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Google Doodle honors doctor's invention

Posted: 3:43 AM, May 13, 2019
Updated: 2019-05-13 09:44:09Z
Google Doodle honors doctor's invention

Pap tests save lives.

Cervical cancer was once a leading cause of death among American women, but the death rate dropped when the Pap test came around.

And for that, you have Dr. George Papanicolaou (say it slowly, it helps) to thank.

So why are Pap smears so important? And who's the man behind Monday's Google Doodle?

What's a Pap smear?

Pap tests help doctors detect any abnormal cells in the cervix -- the lower part of the uterus -- and treat them, before they turn into cervical cancer. It can also help catch cervical cancer when it's still small and easy to cure, according to the American Cancer Society.

The organization recommends all women begin cervical cancer testing at 21 and have regular Pap tests every few years thereafter. The organization estimates nearly 13,200 new cases of cervical cancer will be diagnosed this year, and about 4,250 women will die from the cancer.

Don't stop getting tested. Cervical cancer tends to hit between the ages of 35 and 44, the American Cancer Society says, and more than 15% of cases are found in women over 65 years old. A 2012 study found that regular smear tests boosted the chances of cure for women from 66% to 92%.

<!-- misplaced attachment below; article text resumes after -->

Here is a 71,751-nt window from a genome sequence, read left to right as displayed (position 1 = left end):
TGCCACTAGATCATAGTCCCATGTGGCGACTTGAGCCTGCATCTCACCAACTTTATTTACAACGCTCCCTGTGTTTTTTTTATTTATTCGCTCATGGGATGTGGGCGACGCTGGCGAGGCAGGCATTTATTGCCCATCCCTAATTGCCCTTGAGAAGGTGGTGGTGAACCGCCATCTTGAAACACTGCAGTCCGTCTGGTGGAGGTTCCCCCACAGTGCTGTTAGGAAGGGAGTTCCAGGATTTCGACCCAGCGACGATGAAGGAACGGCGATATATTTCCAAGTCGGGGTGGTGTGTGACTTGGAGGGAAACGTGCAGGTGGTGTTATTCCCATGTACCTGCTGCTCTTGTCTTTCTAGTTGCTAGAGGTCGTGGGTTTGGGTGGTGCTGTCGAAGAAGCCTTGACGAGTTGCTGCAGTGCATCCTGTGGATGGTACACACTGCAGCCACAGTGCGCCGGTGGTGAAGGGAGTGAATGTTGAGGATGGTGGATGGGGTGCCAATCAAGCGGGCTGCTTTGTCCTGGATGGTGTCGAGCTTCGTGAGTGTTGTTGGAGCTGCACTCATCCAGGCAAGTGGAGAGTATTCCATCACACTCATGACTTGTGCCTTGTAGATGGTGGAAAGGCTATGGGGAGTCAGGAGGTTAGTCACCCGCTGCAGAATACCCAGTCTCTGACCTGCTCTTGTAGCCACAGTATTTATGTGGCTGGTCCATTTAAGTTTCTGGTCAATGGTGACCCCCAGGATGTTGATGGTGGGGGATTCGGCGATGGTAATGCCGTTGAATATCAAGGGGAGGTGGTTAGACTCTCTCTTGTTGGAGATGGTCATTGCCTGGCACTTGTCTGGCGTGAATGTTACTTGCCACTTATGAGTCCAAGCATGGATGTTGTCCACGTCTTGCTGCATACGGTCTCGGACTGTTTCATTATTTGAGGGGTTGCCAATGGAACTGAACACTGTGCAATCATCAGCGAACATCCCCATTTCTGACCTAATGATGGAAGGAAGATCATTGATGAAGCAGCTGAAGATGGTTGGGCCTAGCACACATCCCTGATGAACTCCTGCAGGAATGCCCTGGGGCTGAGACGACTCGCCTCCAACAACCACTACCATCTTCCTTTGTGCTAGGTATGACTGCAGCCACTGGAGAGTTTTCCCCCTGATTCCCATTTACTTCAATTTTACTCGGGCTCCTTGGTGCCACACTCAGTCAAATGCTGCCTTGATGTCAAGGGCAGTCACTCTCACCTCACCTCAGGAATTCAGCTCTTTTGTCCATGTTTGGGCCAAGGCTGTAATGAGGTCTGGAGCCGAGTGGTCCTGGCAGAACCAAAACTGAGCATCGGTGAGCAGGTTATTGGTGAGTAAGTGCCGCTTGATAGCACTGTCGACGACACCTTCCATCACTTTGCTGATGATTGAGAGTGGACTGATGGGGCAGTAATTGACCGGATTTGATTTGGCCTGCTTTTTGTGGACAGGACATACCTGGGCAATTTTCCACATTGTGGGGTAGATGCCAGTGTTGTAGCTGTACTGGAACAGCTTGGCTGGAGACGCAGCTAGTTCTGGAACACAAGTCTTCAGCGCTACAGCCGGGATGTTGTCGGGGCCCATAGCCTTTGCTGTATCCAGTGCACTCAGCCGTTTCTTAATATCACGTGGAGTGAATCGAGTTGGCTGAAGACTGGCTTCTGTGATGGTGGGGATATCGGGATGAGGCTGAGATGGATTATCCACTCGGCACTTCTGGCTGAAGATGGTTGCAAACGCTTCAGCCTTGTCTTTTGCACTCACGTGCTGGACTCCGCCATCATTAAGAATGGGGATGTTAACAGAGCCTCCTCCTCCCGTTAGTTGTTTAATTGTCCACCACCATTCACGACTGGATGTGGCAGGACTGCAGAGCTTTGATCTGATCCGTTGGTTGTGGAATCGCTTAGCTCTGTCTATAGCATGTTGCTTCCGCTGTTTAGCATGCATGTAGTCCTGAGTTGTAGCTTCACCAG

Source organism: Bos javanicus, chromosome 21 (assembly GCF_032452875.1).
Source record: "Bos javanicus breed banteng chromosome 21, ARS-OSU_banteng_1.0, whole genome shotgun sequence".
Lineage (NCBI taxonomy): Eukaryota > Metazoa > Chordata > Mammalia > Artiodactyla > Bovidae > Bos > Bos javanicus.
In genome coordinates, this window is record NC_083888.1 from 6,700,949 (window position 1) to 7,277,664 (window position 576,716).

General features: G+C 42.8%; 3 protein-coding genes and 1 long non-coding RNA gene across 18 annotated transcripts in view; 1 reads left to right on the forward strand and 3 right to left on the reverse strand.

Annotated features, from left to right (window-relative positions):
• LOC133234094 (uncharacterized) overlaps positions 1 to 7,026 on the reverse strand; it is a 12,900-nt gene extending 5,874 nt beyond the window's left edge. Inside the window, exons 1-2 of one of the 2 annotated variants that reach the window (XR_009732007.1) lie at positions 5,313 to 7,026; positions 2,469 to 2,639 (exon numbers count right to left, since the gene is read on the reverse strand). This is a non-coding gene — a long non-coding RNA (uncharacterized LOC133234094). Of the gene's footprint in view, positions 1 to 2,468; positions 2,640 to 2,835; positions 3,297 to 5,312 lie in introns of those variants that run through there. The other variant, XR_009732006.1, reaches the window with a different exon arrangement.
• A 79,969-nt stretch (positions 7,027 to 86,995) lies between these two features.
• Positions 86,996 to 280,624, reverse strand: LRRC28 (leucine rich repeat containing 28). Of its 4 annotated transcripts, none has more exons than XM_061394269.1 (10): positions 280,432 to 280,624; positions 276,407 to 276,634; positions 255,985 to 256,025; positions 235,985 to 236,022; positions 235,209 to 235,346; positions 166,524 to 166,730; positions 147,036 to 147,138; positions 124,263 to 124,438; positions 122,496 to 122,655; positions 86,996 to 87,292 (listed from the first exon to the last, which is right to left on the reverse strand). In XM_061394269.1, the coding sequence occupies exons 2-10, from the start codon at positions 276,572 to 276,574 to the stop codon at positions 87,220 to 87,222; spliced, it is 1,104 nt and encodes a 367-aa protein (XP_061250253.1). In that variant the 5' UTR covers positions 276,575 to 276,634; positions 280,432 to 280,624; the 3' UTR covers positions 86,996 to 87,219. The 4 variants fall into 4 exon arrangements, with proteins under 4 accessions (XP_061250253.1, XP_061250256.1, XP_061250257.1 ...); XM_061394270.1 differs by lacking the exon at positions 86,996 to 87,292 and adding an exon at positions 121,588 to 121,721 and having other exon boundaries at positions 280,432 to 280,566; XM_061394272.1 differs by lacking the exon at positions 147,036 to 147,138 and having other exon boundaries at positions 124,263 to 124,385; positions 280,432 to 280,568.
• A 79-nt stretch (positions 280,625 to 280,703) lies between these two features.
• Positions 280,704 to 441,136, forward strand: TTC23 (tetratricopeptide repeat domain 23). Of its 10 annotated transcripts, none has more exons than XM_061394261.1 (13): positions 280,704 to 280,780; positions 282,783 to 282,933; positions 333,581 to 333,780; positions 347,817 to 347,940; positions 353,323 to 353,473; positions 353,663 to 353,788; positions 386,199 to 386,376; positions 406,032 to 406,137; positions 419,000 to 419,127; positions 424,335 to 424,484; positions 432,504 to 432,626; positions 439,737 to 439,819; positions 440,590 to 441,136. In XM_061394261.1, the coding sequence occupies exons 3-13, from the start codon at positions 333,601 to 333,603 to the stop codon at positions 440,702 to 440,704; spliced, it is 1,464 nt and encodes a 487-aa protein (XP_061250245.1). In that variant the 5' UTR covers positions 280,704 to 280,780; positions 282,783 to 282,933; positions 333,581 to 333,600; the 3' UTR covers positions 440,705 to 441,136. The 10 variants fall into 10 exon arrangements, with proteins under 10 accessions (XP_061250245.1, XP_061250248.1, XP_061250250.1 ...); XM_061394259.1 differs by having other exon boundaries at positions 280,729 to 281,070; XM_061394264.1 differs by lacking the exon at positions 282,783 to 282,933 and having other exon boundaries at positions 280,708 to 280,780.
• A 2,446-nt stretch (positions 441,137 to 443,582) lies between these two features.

The organization said Hispanic women are most likely to get cervical cancer in the US, followed by African American, Asian and Pacific Islander and white women.

Papanicolaou was an immigrant

The man behind the test, George Papanicolaou, emigrated from Greece to New York when he was 30 years old, in 1913.

He was from the Greek island of Euboea, according to the US National Library of Medicine . He decided to make the move in pursuit of better career opportunities. In New York, he worked as a rug salesman, violin player, and newspaper clerk before landing a position in New York University's Pathology Department and Cornell University Medical College's Anatomy Department, according to the library.

In 1928, he was promoted to an assistant professor at Cornell. He also became a US citizen that year.

About 15 years later, he published the book that outlined the simple procedure that has come to be known as the Pap test.

He died in 1962 of heart failure and had authored more than 150 publications, according to the Papanicolaou Society of Cytopathology.